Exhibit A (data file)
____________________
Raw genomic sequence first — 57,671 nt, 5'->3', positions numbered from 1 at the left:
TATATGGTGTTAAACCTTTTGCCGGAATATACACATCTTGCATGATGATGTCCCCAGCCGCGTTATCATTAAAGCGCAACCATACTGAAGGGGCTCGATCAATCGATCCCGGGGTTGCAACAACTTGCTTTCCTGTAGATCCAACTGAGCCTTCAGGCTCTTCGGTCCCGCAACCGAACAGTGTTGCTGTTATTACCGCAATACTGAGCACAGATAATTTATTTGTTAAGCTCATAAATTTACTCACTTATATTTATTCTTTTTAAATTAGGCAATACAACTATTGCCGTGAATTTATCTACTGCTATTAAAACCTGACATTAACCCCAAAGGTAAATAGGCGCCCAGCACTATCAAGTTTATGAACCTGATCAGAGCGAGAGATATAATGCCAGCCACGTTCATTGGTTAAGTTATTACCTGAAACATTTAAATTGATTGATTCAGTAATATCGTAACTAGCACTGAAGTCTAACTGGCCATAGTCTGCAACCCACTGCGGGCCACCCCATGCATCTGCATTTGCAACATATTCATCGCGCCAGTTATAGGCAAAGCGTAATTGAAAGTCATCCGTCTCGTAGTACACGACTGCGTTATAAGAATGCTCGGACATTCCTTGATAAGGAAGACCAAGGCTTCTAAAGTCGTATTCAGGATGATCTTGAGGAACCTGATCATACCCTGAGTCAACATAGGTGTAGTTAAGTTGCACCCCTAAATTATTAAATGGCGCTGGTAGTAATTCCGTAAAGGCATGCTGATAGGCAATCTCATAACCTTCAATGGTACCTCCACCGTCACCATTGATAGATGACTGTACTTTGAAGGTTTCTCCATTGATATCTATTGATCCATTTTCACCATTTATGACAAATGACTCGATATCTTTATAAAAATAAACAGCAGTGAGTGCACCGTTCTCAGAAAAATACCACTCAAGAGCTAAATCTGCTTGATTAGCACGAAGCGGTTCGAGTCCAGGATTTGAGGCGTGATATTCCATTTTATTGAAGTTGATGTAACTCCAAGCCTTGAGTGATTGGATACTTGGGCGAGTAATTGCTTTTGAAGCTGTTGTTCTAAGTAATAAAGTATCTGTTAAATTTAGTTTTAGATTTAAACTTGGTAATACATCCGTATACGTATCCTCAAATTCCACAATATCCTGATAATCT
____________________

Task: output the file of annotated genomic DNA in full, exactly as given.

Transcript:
Raw genomic sequence first — 57,671 nt, 5'->3', positions numbered from 1 at the left:
TATATGGTGTTAAACCTTTTGCCGGAATATACACATCTTGCATGATGATGTCCCCAGCCGCGTTATCATTAAAGCGCAACCATACTGAAGGGGCTCGATCAATCGATCCCGGGGTTGCAACAACTTGCTTTCCTGTAGATCCAACTGAGCCTTCAGGCTCTTCGGTCCCGCAACCGAACAGTGTTGCTGTTATTACCGCAATACTGAGCACAGATAATTTATTTGTTAAGCTCATAAATTTACTCACTTATATTTATTCTTTTTAAATTAGGCAATACAACTATTGCCGTGAATTTATCTACTGCTATTAAAACCTGACATTAACCCCAAAGGTAAATAGGCGCCCAGCACTATCAAGTTTATGAACCTGATCAGAGCGAGAGATATAATGCCAGCCACGTTCATTGGTTAAGTTATTACCTGAAACATTTAAATTGATTGATTCAGTAATATCGTAACTAGCACTGAAGTCTAACTGGCCATAGTCTGCAACCCACTGCGGGCCACCCCATGCATCTGCATTTGCAACATATTCATCGCGCCAGTTATAGGCAAAGCGTAATTGAAAGTCATCCGTCTCGTAGTACACGACTGCGTTATAAGAATGCTCGGACATTCCTTGATAAGGAAGACCAAGGCTTCTAAAGTCGTATTCAGGATGATCTTGAGGAACCTGATCATACCCTGAGTCAACATAGGTGTAGTTAAGTTGCACCCCTAAATTATTAAATGGCGCTGGTAGTAATTCCGTAAAGGCATGCTGATAGGCAATCTCATAACCTTCAATGGTACCTCCACCGTCACCATTGATAGATGACTGTACTTTGAAGGTTTCTCCATTGATATCTATTGATCCATTTTCACCATTTATGACAAATGACTCGATATCTTTATAAAAATAAACAGCAGTGAGTGCACCGTTCTCAGAAAAATACCACTCAAGAGCTAAATCTGCTTGATTAGCACGAAGCGGTTCGAGTCCAGGATTTGAGGCGTGATATTCCATTTTATTGAAGTTGATGTAACTCCAAGCCTTGAGTGATTGGATACTTGGGCGAGTAATTGCTTTTGAAGCTGTTGTTCTAAGTAATAAAGTATCTGTTAAATTTAGTTTTAGATTTAAACTTGGTAATACATCCGTATACGTATCCTCAAATTCCACAATATCCTGATAATCT